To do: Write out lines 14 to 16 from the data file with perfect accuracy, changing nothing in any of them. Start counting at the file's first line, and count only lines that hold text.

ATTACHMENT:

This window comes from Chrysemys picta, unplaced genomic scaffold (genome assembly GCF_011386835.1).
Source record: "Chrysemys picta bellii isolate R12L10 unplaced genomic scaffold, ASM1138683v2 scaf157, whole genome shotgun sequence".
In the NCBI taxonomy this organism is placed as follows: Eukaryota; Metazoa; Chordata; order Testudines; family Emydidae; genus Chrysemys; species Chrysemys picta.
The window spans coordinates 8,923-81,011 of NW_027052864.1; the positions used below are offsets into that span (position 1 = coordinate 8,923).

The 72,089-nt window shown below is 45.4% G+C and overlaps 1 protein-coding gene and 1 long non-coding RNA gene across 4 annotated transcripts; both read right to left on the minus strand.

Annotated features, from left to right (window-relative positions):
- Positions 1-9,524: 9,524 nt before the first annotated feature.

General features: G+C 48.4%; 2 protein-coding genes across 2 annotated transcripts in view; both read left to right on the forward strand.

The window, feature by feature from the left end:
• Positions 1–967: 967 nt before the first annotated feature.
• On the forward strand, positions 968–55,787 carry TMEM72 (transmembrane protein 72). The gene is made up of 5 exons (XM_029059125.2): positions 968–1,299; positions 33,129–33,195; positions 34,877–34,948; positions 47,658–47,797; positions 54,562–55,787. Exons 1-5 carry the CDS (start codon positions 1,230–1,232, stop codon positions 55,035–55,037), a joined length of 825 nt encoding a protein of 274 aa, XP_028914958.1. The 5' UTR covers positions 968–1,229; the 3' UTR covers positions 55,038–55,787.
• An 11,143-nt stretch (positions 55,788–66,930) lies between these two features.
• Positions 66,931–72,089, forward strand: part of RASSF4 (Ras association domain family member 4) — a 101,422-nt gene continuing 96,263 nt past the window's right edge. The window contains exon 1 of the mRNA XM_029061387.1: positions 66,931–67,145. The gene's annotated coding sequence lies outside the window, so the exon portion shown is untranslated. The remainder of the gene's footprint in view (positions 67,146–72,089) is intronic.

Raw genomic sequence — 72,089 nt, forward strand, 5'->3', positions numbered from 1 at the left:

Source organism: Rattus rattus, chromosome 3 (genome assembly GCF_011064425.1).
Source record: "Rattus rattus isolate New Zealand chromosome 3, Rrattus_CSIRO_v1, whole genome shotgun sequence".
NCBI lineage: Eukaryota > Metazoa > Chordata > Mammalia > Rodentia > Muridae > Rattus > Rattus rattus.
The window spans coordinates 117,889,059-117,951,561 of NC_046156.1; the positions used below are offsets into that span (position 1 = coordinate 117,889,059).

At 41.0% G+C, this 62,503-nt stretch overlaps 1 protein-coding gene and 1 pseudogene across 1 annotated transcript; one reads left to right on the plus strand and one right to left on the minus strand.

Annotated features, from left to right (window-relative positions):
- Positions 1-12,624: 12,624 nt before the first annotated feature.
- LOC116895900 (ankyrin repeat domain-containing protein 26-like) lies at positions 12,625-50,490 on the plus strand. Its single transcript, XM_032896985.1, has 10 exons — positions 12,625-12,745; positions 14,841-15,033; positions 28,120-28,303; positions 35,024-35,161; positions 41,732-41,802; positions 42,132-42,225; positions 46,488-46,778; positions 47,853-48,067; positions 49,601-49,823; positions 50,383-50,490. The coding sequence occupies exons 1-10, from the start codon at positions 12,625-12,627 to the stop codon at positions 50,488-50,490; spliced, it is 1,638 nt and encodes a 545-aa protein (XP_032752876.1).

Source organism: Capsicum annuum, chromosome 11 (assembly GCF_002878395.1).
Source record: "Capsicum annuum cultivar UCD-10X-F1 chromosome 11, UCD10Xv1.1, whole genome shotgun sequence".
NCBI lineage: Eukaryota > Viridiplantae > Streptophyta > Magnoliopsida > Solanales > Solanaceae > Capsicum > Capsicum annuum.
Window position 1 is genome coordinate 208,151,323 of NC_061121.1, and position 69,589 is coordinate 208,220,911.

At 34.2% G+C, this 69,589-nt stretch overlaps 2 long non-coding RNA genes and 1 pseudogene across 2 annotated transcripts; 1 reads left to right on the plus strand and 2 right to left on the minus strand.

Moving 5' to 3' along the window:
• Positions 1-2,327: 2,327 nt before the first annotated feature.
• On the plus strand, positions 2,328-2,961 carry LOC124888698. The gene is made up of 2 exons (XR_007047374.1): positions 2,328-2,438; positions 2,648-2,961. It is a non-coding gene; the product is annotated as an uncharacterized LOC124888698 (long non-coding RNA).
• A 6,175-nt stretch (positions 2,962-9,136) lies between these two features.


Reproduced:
Raw genomic sequence — 72,089 nt, forward strand, 5'->3', positions numbered from 1 at the left:

Source organism: Rattus rattus, chromosome 3 (genome assembly GCF_011064425.1).
Source record: "Rattus rattus isolate New Zealand chromosome 3, Rrattus_CSIRO_v1, whole genome shotgun sequence".